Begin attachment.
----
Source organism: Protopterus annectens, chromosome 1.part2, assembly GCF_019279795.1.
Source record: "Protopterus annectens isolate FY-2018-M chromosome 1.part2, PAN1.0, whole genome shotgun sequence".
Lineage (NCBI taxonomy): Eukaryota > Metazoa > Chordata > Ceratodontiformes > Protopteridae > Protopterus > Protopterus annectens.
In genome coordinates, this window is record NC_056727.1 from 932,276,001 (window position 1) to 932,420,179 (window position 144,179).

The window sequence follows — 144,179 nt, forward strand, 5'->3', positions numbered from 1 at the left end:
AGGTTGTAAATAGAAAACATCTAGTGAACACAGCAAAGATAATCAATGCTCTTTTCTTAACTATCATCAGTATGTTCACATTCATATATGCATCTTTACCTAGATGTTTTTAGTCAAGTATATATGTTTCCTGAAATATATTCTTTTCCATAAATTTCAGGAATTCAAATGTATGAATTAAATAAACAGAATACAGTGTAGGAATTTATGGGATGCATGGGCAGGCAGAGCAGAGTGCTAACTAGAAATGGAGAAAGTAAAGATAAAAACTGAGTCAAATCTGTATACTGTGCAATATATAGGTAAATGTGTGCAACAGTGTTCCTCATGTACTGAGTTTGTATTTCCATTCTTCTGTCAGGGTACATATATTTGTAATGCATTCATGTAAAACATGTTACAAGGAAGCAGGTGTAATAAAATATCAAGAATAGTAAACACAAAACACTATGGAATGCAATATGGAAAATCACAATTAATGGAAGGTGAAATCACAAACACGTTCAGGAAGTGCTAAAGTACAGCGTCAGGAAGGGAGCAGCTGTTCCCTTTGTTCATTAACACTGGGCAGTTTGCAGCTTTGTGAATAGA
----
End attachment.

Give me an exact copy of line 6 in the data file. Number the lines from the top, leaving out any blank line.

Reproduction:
AGGTTGTAAATAGAAAACATCTAGTGAACACAGCAAAGATAATCAATGCTCTTTTCTTAACTATCATCAGTATGTTCACATTCATATATGCATCTTTACCTAGATGTTTTTAGTCAAGTATATATGTTTCCTGAAATATATTCTTTTCCATAAATTTCAGGAATTCAAATGTATGAATTAAATAAACAGAATACAGTGTAGGAATTTATGGGATGCATGGGCAGGCAGAGCAGAGTGCTAACTAGAAATGGAGAAAGTAAAGATAAAAACTGAGTCAAATCTGTATACTGTGCAATATATAGGTAAATGTGTGCAACAGTGTTCCTCATGTACTGAGTTTGTATTTCCATTCTTCTGTCAGGGTACATATATTTGTAATGCATTCATGTAAAACATGTTACAAGGAAGCAGGTGTAATAAAATATCAAGAATAGTAAACACAAAACACTATGGAATGCAATATGGAAAATCACAATTAATGGAAGGTGAAATCACAAACACGTTCAGGAAGTGCTAAAGTACAGCGTCAGGAAGGGAGCAGCTGTTCCCTTTGTTCATTAACACTGGGCAGTTTGCAGCTTTGTGAATAGA